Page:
The Porsche 64, also known as the VW Aerocoupe, Type 64 and Type 64K10, is considered by many to be the first automobile from Porsche. The model number comes from the fact that it was built mainly from parts from the Model 64 VW Beetle.
Since the introduction of the Porsche 356 in 1948, Porsche has enjoyed a proud tradition of quality production and a reputation for high performance, as well as lasting reliability. In addition to its continued financial success, Porsche plays a leading role in the automotive industry by offering consulting services to other auto manufacturers. Its amazing performance in various races such as the Carrera Panamerica and Targa Florio, has certainly helped create and maintain the reputation that Porsche now enjoys!
Because of the continued popularity of the Porsche, parts and accessories are made by a number of aftermarket and OEM parts suppliers. Whats more is that these aftermarket and OEM products tend to have a certain level of quality akin to that of Porsche. Wheels, car covers, and floor mats for Porsche come from a number of quality aftermarket part and accessory manufacturers like Wheelskins, Coverking, and Lloyd. Floor mats come in different shapes and sizes and can be custom ordered to include the Porsche emblem. Coverking, known for its fine crafted car covers, offers Porsche owners a variety of customization options.
The broad range of aftermarket performance parts available to Porsche owners is also rather impressive. Many suspension options from racing standards such as Bilstein and H&R allow for better handling, increased tire performance and longer intervals between tire swapouts. Technological advances in chip design from Powerchip and Unichip provide increased horsepower range with increased fuel economy. Freer exhaust flow from companies such as Danske, Borla, and Billy Boat Exhaust supplements chip design and increase the power range while maintaining legal ranges of emitted exhaust.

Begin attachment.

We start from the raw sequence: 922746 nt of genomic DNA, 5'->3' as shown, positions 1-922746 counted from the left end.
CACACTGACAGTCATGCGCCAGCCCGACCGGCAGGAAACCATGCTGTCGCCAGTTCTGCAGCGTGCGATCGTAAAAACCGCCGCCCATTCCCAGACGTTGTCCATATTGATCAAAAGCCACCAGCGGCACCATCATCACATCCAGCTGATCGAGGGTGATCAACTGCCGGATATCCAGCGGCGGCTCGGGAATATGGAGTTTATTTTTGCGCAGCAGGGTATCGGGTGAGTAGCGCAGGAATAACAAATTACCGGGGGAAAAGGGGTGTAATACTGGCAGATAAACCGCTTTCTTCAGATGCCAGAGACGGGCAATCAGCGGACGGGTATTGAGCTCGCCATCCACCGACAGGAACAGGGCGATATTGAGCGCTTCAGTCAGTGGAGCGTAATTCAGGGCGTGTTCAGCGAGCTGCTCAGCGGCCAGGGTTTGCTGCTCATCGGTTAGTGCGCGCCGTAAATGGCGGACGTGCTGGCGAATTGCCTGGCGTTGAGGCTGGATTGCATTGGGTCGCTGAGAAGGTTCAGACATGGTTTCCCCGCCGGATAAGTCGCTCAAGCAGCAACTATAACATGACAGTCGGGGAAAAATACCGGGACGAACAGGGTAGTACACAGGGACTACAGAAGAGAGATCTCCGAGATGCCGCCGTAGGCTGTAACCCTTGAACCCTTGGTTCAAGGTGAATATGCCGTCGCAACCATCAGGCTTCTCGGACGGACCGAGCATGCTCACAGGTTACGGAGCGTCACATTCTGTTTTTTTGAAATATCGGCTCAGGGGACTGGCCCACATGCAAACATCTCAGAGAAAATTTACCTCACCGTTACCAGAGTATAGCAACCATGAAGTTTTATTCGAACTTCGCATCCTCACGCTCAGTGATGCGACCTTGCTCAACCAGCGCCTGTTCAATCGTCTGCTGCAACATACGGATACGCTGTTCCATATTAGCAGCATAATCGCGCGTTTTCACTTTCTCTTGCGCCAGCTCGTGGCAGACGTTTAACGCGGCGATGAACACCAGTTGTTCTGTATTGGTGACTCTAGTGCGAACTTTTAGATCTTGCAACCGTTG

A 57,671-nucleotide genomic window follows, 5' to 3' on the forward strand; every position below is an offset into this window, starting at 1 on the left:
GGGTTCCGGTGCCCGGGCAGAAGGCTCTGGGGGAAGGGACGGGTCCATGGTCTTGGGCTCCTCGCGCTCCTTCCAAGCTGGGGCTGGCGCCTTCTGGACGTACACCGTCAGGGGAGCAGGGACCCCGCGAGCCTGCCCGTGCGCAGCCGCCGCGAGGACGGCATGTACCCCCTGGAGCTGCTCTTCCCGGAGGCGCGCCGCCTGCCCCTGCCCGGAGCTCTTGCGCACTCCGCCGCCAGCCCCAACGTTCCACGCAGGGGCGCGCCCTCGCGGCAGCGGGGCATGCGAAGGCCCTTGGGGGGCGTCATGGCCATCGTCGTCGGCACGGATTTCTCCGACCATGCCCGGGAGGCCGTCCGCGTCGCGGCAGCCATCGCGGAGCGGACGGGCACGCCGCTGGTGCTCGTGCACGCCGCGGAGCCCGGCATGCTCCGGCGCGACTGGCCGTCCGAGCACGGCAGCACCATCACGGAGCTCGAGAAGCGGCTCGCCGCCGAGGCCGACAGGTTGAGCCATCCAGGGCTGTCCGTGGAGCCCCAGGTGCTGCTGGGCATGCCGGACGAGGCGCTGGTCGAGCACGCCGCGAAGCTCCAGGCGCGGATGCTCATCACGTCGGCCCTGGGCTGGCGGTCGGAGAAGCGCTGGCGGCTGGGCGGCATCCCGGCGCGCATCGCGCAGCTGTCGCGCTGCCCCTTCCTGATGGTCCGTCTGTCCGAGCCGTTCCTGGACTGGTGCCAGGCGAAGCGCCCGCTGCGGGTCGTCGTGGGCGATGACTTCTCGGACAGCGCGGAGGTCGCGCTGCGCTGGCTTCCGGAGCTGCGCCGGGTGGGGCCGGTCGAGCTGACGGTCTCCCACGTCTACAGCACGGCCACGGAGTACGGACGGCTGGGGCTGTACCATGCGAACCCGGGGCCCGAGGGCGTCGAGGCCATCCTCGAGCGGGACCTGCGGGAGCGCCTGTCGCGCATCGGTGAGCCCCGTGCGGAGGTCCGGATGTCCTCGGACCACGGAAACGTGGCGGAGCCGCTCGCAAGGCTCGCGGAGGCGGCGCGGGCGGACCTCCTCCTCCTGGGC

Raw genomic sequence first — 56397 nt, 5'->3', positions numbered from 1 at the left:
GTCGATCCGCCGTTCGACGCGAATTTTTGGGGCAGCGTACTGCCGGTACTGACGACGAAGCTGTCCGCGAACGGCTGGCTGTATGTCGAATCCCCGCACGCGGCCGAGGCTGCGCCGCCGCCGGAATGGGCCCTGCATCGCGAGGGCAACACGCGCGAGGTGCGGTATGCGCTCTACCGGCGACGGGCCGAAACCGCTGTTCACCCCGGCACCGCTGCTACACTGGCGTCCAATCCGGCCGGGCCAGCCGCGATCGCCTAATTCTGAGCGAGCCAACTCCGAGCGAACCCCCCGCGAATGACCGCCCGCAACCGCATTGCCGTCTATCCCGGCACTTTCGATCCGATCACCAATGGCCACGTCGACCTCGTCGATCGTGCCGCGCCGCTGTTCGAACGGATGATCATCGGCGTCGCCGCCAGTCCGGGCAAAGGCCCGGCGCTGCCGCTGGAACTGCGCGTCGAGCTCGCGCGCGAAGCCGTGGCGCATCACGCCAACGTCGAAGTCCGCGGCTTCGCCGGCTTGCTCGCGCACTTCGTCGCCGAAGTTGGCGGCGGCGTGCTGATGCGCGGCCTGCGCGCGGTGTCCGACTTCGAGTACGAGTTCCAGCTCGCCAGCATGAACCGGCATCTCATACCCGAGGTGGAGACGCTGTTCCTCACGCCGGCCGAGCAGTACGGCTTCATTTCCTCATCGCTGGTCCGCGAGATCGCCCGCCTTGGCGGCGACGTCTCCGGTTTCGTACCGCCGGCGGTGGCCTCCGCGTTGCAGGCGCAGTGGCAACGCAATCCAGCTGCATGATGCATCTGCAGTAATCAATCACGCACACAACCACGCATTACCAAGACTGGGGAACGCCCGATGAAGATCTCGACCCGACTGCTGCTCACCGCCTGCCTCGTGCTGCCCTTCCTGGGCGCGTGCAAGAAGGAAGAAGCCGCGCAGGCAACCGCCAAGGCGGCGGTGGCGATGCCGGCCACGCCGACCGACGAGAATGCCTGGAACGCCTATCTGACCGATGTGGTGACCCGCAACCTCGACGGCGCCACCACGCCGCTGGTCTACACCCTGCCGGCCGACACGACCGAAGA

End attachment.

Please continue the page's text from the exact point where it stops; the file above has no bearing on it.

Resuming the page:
Whats more, is that this line of quality parts and accessories are available for your Porsche, whether you own a Porsche 911, Boxster, Cayenne, and of course, the highly anticipated Porsche Cayman. In fact, parts and accessories are already available for the newly introduced Cayman from companies like Performance Products.
Some consider the first Porsche to be the Porsche 64, created in 1938, while others believe that the Porsche 64 was in fact a VW, and that the 356 was the first true Porsche.
The body design was made by the Porsche Büro after wind tunnel tests for a planned V10 sports car that never came into existence, the Type 114. Dr. Porsche promoted the idea to enter the car into the 1939 Berlin-Rome race as a public relations ploy.
Because of official distress at the production and delivery delays in the KdF-Wagen production, Dr. Porsche was able to sell the authorities on the idea of running KdF-based high-performance cars in the 1939 Berlin-Rome race as a public relations ploy. The first 375 miles of the race were to be run on the new autobahnen.
Three of them were built in hand-hammered aluminum by the custom coachwork firm Reutter. Sporting full wheel skirts front and back, these remarkably slippery little wind-cheaters managed to squeeze 90 mph out of their 985 cc flat-four engines, which had been bumped to 50 hp (from 24) by various means, including the addition of dual carburation and a higher compression ration.
One of the cars was crashed and destroyed by a Kraft durch Freude bureaucrat in the early years of World War II, but the other two were frequently used by the Porsche family to commute between Stuttgart and the Porsche farm in Zell Am See, Austria. Finally, one of them continued in daily use by the Porsches, while the other was stored at the Zell Am See Flying School. Both remaining Aerocoupes survived the War, but in May, 1945 American troops "liberated" the tiny coupe stored at the Flying School, chopped the top off, and in a few weeks totalled it by joy-riding until the engine seized. The car was scrapped - what a loss!
The last 64K10 remained in the hands of Ferry Porsche, who actually had the car restored by Pinin Farina in 1947. It was sold to Austrian motorcycle racer Otto Matte in 1949 (a year after the first Gmund Porsche 356 was introduced). Matte’s Aerocoupe gave Porsche their first international win in the 1950 Alpine Rally - by this time its Volkswagen origin was forgotten, and it had been fully embraced as a Porsche car. Matte drove the 64K10 in competition for the last time in 1982 at the Monterey Historic Races in Monterey, California, 32 years after its first race.